My premise is simple: TiVo sucks. I will defend it, but I do want to make one thing clear: TiVo sucks, but having used TiVo, Comcast and DirectTV DVRs I feel confident in saying “so does everything else.” This will not be an exhortation to switch brands of DVR but rather a lamentation of the state of an industry so dominated by what’s become a mediocre product.
The World’s First Smart DVR?
TiVo bills the TiVo Premier (the model I happen to own) this way: as a “Smart DVR”. I see little evidence of this. For my (substantial) service fee I expect a little more than bog standard and I’m not seeing it. To be clear here are some issues that I would think a “smart DVR”, one connected to the network as TiVo is, could easily solve but doesn’t:
- Shows being cut short. I understand some blame here lies with the cable companies (I use Comcast) but why are nearly all my shows cut short by upwards of 30 seconds?
- Shows being missed due to known delays. State of the Union Addresses, big games, award shows: they all run long and usually mean significant delays for shows.
- Season Passes for cancelled shows. You may laugh that we had a season pass for “How to be a Gentleman” but we did. We also had one for “Mr. Sunshine”, “Chuck”, “V”, “The Cape” and many, many others. All set to “record only new episodes”, all cancelled and all needing manual deletion.
- Season passes for moved shows. “Southland” was cancelled on NBC but renewed on TNT. My TiVo didn’t know this.
All of these issues could be solved by TiVo taking proactive efforts on behalf of it customers. The fundamental purpose of a DVR is to ensure that I don’t miss my shows; everything else is icing. For a company that lives or dies by the quality of the its service TiVo makes confusingly little effort here.
The HD (Most of the Time) Interface
One of the largest selling points of TiVo is the quality of its guide and menus. Way back in 2010 TiVo made an exciting announcement: a brand new HD interface! Now – almost two years later and after a small handful of updates it’s still not done. You will still be faced with jarring resolution changes when moving around the interface as TiVo switches between new HD and old SD menus.
Granted most of the non-updated menus are less-used features so this won’t be a minute-to-minute occurence but why should it be an issue at all? Why should any company of this size not be able to complete this task in less than two years? At best it’s simply unprofessional; at worst a sign of serious mismanagement.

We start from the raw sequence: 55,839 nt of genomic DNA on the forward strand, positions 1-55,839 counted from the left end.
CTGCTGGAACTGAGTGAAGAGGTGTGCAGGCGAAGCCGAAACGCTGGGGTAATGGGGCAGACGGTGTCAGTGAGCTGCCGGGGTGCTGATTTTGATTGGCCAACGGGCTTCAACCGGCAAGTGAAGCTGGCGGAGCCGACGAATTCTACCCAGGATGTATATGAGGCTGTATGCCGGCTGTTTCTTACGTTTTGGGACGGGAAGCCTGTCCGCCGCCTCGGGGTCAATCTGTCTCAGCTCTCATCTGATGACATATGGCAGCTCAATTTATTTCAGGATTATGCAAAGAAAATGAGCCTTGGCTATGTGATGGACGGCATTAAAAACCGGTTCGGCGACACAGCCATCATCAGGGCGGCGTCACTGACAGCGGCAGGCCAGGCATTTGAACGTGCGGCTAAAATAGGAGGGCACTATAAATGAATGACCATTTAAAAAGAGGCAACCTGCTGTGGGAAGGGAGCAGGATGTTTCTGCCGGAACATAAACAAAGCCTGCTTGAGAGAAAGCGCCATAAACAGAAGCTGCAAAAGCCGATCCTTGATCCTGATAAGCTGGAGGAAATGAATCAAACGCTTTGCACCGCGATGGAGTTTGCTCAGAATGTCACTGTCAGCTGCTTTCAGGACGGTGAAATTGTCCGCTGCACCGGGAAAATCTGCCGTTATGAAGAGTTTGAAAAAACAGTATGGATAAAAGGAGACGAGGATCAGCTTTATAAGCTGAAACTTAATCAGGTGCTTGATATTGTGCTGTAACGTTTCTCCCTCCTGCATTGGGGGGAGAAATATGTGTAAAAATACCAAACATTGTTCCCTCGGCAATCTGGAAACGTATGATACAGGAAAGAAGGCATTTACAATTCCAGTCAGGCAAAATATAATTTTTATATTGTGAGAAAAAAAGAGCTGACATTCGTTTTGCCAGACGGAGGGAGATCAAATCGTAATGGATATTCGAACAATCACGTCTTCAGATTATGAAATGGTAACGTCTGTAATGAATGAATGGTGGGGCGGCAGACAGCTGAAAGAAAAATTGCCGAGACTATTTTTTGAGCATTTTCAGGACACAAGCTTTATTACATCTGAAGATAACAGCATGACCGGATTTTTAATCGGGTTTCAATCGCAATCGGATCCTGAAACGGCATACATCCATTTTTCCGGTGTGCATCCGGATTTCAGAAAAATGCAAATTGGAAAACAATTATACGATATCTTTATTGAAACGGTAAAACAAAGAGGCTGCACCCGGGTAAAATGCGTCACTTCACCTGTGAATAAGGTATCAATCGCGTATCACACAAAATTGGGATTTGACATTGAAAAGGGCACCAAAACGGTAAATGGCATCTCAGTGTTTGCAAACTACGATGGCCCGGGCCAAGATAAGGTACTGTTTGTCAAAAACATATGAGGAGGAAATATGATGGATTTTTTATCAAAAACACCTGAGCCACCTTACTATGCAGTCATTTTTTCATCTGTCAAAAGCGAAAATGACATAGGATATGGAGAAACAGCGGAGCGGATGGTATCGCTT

The cheapest TiVo is the $100 Premier. Buying also incurs a mandatory $20/month fee that drops to $15 after a year. So your cheapest is $340 for the first year and $180 per year after that (plus any costs to your cable company). Multiple rooms incur multiple hardware costs and there are no options for hardware upgrades.
Most cable company options will cost you about $190/year and hardware upgrades, while rare, are most often free. Most importantly the quality of these “stock” DVRs are nearly as good as TiVo for essential features. Extra features touted by TiVo such as online and cell-phone schedule management are becoming commonplace. Even if they lack the media consolidation features TiVo offers like internet video or home media streaming these are available in any game console or the cheapest of Blu-Ray players.
The fundamental problem is that while the costs associated with TiVo have remained essentially the same the quality of the service hasn’t kept pace with the competition. At one time you could honestly say that TiVo service was head-and-shoulders over the competition. That you got what you paid for and that the cost matched the quality. That time has passed.
We’re now faced with paying a premium for a marginal increases in quality, half-finished interfaces and a glut of non-core features getting all the attention. Pricing is still unrealistic (really TiVo, a larger hard drive and THX costs $200 more?) and (admittedly mostly due to the cable companies) the installation process is still a nightmare.
Five years ago having a TiVo was a statement: it said you would only accept the best and were willing to pay for it. Today having a TiVo is a question: why bother with TiVo?